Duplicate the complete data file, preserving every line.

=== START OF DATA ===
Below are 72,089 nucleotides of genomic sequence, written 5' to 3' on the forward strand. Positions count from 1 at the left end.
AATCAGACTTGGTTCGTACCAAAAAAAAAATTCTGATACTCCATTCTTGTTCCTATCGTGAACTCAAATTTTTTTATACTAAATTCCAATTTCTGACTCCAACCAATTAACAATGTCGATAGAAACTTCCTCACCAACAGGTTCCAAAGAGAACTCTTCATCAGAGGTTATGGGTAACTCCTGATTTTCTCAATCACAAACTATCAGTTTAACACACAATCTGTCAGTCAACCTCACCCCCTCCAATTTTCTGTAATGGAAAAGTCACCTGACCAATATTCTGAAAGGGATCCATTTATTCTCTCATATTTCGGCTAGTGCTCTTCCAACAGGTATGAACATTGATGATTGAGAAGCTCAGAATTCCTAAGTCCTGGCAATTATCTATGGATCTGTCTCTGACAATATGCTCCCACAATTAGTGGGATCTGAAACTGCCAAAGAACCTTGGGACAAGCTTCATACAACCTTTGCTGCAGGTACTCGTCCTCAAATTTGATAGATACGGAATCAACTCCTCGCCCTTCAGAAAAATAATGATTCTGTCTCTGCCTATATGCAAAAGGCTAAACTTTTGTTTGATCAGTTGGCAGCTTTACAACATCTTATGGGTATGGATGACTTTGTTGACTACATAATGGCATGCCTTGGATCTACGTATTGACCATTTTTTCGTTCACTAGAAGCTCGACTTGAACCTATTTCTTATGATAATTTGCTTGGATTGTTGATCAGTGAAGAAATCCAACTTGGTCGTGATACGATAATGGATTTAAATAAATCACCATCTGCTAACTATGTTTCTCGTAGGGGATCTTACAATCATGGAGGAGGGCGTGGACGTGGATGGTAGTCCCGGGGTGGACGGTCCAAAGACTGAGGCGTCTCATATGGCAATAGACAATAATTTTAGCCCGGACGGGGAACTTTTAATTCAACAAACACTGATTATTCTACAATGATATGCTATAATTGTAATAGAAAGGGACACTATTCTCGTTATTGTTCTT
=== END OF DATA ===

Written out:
Below are 72,089 nucleotides of genomic sequence, written 5' to 3' on the forward strand. Positions count from 1 at the left end.
AATCAGACTTGGTTCGTACCAAAAAAAAAATTCTGATACTCCATTCTTGTTCCTATCGTGAACTCAAATTTTTTTATACTAAATTCCAATTTCTGACTCCAACCAATTAACAATGTCGATAGAAACTTCCTCACCAACAGGTTCCAAAGAGAACTCTTCATCAGAGGTTATGGGTAACTCCTGATTTTCTCAATCACAAACTATCAGTTTAACACACAATCTGTCAGTCAACCTCACCCCCTCCAATTTTCTGTAATGGAAAAGTCACCTGACCAATATTCTGAAAGGGATCCATTTATTCTCTCATATTTCGGCTAGTGCTCTTCCAACAGGTATGAACATTGATGATTGAGAAGCTCAGAATTCCTAAGTCCTGGCAATTATCTATGGATCTGTCTCTGACAATATGCTCCCACAATTAGTGGGATCTGAAACTGCCAAAGAACCTTGGGACAAGCTTCATACAACCTTTGCTGCAGGTACTCGTCCTCAAATTTGATAGATACGGAATCAACTCCTCGCCCTTCAGAAAAATAATGATTCTGTCTCTGCCTATATGCAAAAGGCTAAACTTTTGTTTGATCAGTTGGCAGCTTTACAACATCTTATGGGTATGGATGACTTTGTTGACTACATAATGGCATGCCTTGGATCTACGTATTGACCATTTTTTCGTTCACTAGAAGCTCGACTTGAACCTATTTCTTATGATAATTTGCTTGGATTGTTGATCAGTGAAGAAATCCAACTTGGTCGTGATACGATAATGGATTTAAATAAATCACCATCTGCTAACTATGTTTCTCGTAGGGGATCTTACAATCATGGAGGAGGGCGTGGACGTGGATGGTAGTCCCGGGGTGGACGGTCCAAAGACTGAGGCGTCTCATATGGCAATAGACAATAATTTTAGCCCGGACGGGGAACTTTTAATTCAACAAACACTGATTATTCTACAATGATATGCTATAATTGTAATAGAAAGGGACACTATTCTCGTTATTGTTCTT